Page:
As authors, we're told to "write what we know". Having lived now in six countries and traveled in more than thirty, including some of the planet’s more difficult corners, it is perhaps inevitable I write international intrigue set well outside "first world" comfort zones from Bolivia to Afghanistan. My latest Tyndale House release Congo Dawn takes place against the backdrop of the Democratic Republic of Congo's Ituri rainforest war zones.
A brief synopsis: If absolute power breeds absolute corruption, what happens when a multinational corporation with unlimited funds hires on a private military company with unbridled power? Especially in a war-torn Congolese rainforest where governmental accountability is only too cheaply for sale and the ultimate conflict mineral is up for grabs.
Why this particular setting?
Growing up in the world's largest rainforest, the Amazon, I was captivated by missionary biographies from its second-largest counterpart on the far side of the globe, the Congo. Africa's equatorial rainforest basin is actually one of this planet's most naturally wealthy regions with rubber, diamonds, gold, oil, uranium and numerous other mineral reserves. Unfortunately, as memorialized in the Joseph Conrad classic Heart of Darkness, human greed and brutality have kept its people among the planet's poorest from the days of Portuguese slave raiders and a Belgian colonial era characterized by forced labor and horrific working conditions to the vicious dictators and rebel fighting of its independence era. In recent years, all-out civil war has left more than five million dead. News headlines are a constant succession of atrocities, "boy soldiers" now a dictionary entry.
And yet, however dark the situation, the DRC has also been witness to the shining flame of God's love raised high by followers of Yesu, Jesus Christ. Among missionary biographies that impacted me personally was that of Dr. Helen Roseveare, who helped establish several mission hospitals and medical training centers in the Ituri rainforest where Congo Dawn takes place, herself held brutally captive by Simba rebels during the violence of the DRC's 1964 war of independence. The largest of those centers, Nyankunde, real-life counterpart of my fictional rainforest community Taraja [Hope], was in turned razed just a few years ago during the latest round of rebel massacres.
Today's fighting is greatly aggravated by the value and pursuit of conflict minerals in that zone. As always, it has been the mission pilots, medical personnel both expatriate and Congolese, and other followers of Yesu, Jesus Christ, who have been first back into the conflict zones well ahead of United Nations, embassy, local law enforcement or any other humanitarian and corporate interests. Their courage in shining bright the light of Yesu's love in one of the planet's darkest corners gave voice to this story.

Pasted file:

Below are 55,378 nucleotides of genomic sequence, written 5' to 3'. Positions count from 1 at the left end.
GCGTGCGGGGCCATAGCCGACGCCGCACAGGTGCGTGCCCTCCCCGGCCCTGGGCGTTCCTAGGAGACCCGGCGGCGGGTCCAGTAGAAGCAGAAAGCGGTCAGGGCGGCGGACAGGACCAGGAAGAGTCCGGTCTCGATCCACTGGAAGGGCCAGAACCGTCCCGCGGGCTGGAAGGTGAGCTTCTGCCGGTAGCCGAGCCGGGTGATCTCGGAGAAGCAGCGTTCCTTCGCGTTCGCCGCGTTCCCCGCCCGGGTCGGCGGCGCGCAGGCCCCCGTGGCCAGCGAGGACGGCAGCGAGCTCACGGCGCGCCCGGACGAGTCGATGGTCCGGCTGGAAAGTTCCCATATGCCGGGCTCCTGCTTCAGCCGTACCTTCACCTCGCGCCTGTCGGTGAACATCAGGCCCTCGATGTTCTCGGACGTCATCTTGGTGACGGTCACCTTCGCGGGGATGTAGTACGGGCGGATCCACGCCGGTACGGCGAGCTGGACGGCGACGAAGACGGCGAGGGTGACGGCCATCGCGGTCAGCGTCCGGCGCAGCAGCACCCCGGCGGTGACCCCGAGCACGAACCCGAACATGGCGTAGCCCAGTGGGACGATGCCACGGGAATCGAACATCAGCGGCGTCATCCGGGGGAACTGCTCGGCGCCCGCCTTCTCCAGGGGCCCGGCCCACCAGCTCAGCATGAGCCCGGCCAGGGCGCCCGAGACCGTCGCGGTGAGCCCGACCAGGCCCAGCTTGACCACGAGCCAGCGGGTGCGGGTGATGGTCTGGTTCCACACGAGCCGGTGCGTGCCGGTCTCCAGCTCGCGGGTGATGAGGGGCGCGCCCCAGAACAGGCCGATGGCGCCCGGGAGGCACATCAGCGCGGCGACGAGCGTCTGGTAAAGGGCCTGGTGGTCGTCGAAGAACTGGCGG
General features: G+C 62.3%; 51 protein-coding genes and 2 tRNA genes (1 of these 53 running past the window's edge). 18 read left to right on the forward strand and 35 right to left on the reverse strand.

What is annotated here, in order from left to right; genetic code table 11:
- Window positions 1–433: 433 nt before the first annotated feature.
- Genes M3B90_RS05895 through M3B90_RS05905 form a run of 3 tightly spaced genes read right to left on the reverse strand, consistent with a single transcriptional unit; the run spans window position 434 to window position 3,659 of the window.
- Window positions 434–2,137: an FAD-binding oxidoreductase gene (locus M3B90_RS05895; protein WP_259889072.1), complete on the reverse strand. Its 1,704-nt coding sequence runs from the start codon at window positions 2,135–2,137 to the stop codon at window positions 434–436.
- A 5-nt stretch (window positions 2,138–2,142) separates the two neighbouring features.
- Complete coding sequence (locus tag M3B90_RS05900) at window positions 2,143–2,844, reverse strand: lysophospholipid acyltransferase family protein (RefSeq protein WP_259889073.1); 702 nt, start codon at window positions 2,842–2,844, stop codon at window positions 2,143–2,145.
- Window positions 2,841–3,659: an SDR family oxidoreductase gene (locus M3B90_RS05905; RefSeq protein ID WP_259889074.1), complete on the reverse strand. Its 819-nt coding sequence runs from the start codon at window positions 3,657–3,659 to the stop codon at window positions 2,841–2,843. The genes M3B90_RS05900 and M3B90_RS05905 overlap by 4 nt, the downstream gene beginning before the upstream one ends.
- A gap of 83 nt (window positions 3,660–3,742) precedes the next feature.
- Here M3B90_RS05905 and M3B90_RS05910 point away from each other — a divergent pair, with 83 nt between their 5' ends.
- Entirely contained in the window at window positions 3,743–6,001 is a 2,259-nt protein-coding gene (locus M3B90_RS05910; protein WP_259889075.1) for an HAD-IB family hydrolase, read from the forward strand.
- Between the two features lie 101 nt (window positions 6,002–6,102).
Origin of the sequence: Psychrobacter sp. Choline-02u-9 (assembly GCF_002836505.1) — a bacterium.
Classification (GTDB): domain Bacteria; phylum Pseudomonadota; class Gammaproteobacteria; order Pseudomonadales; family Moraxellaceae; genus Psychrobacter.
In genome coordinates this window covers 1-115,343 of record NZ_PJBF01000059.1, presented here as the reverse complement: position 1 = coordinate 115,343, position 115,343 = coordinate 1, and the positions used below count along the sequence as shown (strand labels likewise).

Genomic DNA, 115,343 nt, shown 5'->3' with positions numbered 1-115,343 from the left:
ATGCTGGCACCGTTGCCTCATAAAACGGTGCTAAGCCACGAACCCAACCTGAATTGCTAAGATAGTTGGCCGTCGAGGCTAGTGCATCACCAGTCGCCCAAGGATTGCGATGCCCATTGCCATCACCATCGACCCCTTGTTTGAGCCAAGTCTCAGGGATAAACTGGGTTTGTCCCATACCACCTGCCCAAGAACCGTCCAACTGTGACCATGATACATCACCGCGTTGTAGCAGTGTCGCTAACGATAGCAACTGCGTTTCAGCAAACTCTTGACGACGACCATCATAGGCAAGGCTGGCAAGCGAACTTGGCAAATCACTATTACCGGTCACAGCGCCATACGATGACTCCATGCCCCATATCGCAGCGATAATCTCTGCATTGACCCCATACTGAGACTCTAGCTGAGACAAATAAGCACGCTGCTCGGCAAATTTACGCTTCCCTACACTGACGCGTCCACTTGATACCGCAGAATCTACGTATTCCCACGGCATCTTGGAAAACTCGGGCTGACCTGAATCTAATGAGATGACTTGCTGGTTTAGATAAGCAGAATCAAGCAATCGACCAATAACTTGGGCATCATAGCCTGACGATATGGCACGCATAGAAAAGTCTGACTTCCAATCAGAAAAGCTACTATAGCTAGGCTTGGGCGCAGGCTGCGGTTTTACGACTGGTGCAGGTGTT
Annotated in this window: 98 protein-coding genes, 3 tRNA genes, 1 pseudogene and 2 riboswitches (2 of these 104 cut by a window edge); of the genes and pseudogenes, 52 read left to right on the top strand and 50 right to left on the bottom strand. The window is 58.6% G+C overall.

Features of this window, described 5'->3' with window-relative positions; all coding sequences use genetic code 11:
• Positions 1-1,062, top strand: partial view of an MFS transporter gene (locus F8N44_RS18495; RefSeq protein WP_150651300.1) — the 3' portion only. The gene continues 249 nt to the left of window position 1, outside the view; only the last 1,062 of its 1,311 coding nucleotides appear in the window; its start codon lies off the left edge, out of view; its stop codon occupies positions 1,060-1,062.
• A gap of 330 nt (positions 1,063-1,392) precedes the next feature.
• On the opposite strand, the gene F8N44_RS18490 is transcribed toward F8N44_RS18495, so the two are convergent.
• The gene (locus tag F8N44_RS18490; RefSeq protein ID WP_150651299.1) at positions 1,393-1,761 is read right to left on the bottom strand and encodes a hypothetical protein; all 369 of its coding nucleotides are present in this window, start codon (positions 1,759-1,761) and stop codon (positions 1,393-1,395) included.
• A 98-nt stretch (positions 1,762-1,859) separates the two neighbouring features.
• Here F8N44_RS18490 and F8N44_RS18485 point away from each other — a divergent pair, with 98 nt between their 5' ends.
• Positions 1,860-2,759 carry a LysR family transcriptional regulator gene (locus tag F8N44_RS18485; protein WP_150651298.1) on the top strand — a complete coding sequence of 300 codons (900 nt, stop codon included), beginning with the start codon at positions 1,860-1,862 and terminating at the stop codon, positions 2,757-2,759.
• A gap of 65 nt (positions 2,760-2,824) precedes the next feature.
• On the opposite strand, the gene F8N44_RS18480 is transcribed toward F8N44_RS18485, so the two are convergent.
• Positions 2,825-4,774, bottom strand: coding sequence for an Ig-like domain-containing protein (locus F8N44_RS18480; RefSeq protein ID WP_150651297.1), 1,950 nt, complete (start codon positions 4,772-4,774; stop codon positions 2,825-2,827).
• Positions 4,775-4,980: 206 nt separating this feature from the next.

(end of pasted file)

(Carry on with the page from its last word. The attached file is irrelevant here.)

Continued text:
As to Congo Dawn's actual suspense thread, I've had personal opportunity to witness what a multinational corporation is capable of in back alleys of the Third World when no one is watching (an experience in itself too unbelievable to write up as fiction). In Africa as elsewhere, both the protective and striking arm of such corporations has historically been hired foreign mercenaries. But today's private military corporations are vastly different, possessing more fire power than the average country. What struck me was the lack of any accountability to outside oversight beyond some paid-off local warlord.
So what happens when a multinational corporation with unlimited funds hires on a private military company with unbridled power in a Congolese rainforest where the ultimate conflict mineral is up for grabs? Coming up with one very plausible possibility birthed Congo Dawn.
On a deeper spiritual level, Congo Dawn addresses the age-old question of how a world filled with such darkness, injustice and pain can possibly be the creation of a God of love. What value beyond our own comprehension might human suffering possibly hold that a loving Creator God permits so much of it to continue? At one of the story's high points, the main protagonist Robin asks a question with which I think every reader can identify:
“I would give my own life to stop the pain I’ve seen. To stop little girls and boys from being raped. Or just as bad, forced into armies where they’re turned into killers. To keep families from being torn apart by war. Children dying of preventable diseases for lack of a dollar’s worth of medicine. So am I more compassionate than the God who created all these people, created all this beauty? How can an all-powerful God who claims to love humanity look down on our planet and watch such unspeakable things happening, innocent people hurting and dying, bad guys winning over and over again, so much suffering, without it breaking His heart? Without reaching down and putting a stop to it?"
Robin's personal faith journey through the pages of Congo Dawn reflects my own spiritual wrestling with the above questions. The answer begins ultimately with recognizing as the protagonist does that I am not more compassionate than my Creator. Any love I can possibly feel or show is a dim reflection of our heavenly Father's love.
So if I begin with the recognition that God is truly love, that He loves us far more than we can love others, I must come to the same simple, yet profound realization to which Congo Dawn's main protagonist is ultimately drawn. The coexistence of a loving Creator with human suffering is no oxymoron, but a divine paradox those refined in the fires of adversity are best equipped to understand. The smallest flames of love and faith shine most brightly against the darkest night. Our heavenly Father really does know what He's doing, and His ultimate plans for our lives and all His creation will not be thwarted.
And in that realization is the basis for a faith that cannot be shaken however dark the night.